The Yale Office of Development will soon implement donor-advised funds through which donors can make gifts to Yale and other institutions over an extended period of time but reap an immediate tax deduction. Development officials said this new method of donating — which should be implemented this spring — will likely increase overall gifts and strengthen the relationships Yale has with its donors.

Through a donor-advised fund, the donor makes a gift to a single non-profit or for-profit institution which will draw principle from that gift annually and distribute it to other institutions over a number of years. Donors get a tax break on the full amount of the original gift because they are technically relinquishing total control of the money — a requirement for receiving an income tax deduction. But donors continue to have a say in how the primary recipient distributes the money.

Gifts to charitable and non-profit organizations such as Yale are tax deductible, meaning that individuals are not taxed on the amount of the gift donated.

At Yale, the donor-advised fund would work like this: if a donor wishes to give Yale $1 million today through this fund, he would receive a tax credit for that amount immediately. At that point, Yale would be in control of the money, which would be managed along with the endowment. Each year, Yale would draw a certain percentage of the principle to benefit itself and other institutions. A Yale donor-advised fund would require at least 50 percent of money drawn to go to the University.

Even though donors give up formal control of their money when they turn it over to Yale, members of the development office will consult with the donors about what other institutions — such as art museums or foundations — should receive funds. Yale officials said it is unlikely the University and the donor will disagree about how the money will be used.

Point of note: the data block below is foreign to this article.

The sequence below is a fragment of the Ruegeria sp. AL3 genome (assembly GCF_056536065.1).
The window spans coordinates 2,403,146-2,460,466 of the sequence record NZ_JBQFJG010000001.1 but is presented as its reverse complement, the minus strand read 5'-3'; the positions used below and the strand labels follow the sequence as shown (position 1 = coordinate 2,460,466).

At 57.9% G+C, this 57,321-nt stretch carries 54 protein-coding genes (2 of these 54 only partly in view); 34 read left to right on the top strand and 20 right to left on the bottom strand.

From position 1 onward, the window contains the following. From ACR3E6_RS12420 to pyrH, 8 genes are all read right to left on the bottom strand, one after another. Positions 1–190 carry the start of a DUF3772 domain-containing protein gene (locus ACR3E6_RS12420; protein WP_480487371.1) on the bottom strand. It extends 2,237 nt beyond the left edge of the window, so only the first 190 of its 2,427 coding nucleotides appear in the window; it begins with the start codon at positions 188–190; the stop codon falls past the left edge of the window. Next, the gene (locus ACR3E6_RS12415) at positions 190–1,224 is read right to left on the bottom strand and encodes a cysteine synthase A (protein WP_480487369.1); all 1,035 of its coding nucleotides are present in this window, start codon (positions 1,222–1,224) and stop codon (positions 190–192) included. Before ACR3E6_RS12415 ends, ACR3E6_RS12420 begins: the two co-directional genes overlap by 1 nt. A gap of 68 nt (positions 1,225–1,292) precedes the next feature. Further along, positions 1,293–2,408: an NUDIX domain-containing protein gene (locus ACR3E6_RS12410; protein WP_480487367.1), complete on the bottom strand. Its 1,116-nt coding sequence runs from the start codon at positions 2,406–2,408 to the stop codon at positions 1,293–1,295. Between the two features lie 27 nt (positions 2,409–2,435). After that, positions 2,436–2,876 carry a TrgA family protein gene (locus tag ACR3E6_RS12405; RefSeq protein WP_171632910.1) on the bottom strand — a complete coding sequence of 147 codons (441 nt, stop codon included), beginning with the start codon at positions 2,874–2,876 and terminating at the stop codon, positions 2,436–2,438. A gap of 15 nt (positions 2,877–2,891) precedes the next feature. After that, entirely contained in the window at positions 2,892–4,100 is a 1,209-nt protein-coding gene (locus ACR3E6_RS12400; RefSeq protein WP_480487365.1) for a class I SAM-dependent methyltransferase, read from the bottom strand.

“I suppose its possible there could be a conflict,” said Charles Gordy, director of planned giving. “But I’m not aware of any.”

Vice President for Development Charles Pagnam said Yale will have “veto power” to deny the donor his wishes. He said it is important that the University deem the secondary charities “proper.”

Yale has much to gain from this new method of giving gifts. Gordy said donor-advised funds could increase fund raising totals and spawn relationships between Yale and charitable organizations. But he said Yale’s primary reason for instituting this option is to “give donors all the benefits they want.”

Gordy said donors have made requests for this type of fund. There are a few donor-advised funds in place at Yale already, but it has never been an official gift-giving method.

Yale’s peers have already jumped on board with this trend, which Gordy said has gained much prominence in the past five years. He said the University of Pennsylvania and Harvard, Cornell, and Stanford universities have been using this method for a number of years.

Pagnam said once Yale is ready to formally market this option, the development office will study which age groups might be most interested in this plan. He said Yale might send out mailings to classes and advertise the fund in the Yale Alumni Magazine.